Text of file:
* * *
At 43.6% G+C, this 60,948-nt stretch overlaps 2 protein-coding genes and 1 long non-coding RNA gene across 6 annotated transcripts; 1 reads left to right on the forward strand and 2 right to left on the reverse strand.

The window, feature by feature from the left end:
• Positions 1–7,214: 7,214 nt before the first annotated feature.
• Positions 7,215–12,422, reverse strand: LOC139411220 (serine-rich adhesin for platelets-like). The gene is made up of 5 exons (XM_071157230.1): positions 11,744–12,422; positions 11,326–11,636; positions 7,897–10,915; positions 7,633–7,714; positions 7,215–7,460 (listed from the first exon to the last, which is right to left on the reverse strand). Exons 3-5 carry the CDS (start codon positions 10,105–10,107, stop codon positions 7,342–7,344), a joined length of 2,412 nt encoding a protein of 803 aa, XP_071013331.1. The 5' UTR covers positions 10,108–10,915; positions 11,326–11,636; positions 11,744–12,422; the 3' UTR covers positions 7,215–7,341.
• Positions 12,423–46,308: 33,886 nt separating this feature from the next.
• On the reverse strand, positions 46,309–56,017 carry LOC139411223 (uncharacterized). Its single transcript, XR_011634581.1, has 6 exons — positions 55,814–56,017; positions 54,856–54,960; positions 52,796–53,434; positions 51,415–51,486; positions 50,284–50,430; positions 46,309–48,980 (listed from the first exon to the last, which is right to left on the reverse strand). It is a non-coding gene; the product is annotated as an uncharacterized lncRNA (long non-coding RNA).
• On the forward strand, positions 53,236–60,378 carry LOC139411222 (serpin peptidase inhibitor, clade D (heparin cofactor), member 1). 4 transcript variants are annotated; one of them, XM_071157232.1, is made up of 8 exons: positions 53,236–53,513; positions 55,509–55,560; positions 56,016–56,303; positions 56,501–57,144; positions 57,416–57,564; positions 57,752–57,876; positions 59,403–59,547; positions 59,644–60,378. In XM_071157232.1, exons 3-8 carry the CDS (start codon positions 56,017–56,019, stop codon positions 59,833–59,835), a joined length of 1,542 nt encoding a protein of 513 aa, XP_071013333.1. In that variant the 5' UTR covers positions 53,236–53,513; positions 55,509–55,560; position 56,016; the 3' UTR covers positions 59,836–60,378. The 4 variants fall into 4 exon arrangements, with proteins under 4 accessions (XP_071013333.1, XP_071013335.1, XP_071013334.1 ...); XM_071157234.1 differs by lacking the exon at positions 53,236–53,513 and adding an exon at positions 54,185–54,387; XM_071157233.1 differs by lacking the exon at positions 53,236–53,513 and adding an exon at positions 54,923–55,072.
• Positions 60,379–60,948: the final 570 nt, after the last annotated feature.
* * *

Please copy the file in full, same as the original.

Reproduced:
At 43.6% G+C, this 60,948-nt stretch overlaps 2 protein-coding genes and 1 long non-coding RNA gene across 6 annotated transcripts; 1 reads left to right on the forward strand and 2 right to left on the reverse strand.

The window, feature by feature from the left end:
• Positions 1–7,214: 7,214 nt before the first annotated feature.
• Positions 7,215–12,422, reverse strand: LOC139411220 (serine-rich adhesin for platelets-like). The gene is made up of 5 exons (XM_071157230.1): positions 11,744–12,422; positions 11,326–11,636; positions 7,897–10,915; positions 7,633–7,714; positions 7,215–7,460 (listed from the first exon to the last, which is right to left on the reverse strand). Exons 3-5 carry the CDS (start codon positions 10,105–10,107, stop codon positions 7,342–7,344), a joined length of 2,412 nt encoding a protein of 803 aa, XP_071013331.1. The 5' UTR covers positions 10,108–10,915; positions 11,326–11,636; positions 11,744–12,422; the 3' UTR covers positions 7,215–7,341.
• Positions 12,423–46,308: 33,886 nt separating this feature from the next.
• On the reverse strand, positions 46,309–56,017 carry LOC139411223 (uncharacterized). Its single transcript, XR_011634581.1, has 6 exons — positions 55,814–56,017; positions 54,856–54,960; positions 52,796–53,434; positions 51,415–51,486; positions 50,284–50,430; positions 46,309–48,980 (listed from the first exon to the last, which is right to left on the reverse strand). It is a non-coding gene; the product is annotated as an uncharacterized lncRNA (long non-coding RNA).
• On the forward strand, positions 53,236–60,378 carry LOC139411222 (serpin peptidase inhibitor, clade D (heparin cofactor), member 1). 4 transcript variants are annotated; one of them, XM_071157232.1, is made up of 8 exons: positions 53,236–53,513; positions 55,509–55,560; positions 56,016–56,303; positions 56,501–57,144; positions 57,416–57,564; positions 57,752–57,876; positions 59,403–59,547; positions 59,644–60,378. In XM_071157232.1, exons 3-8 carry the CDS (start codon positions 56,017–56,019, stop codon positions 59,833–59,835), a joined length of 1,542 nt encoding a protein of 513 aa, XP_071013333.1. In that variant the 5' UTR covers positions 53,236–53,513; positions 55,509–55,560; position 56,016; the 3' UTR covers positions 59,836–60,378. The 4 variants fall into 4 exon arrangements, with proteins under 4 accessions (XP_071013333.1, XP_071013335.1, XP_071013334.1 ...); XM_071157234.1 differs by lacking the exon at positions 53,236–53,513 and adding an exon at positions 54,185–54,387; XM_071157233.1 differs by lacking the exon at positions 53,236–53,513 and adding an exon at positions 54,923–55,072.
• Positions 60,379–60,948: the final 570 nt, after the last annotated feature.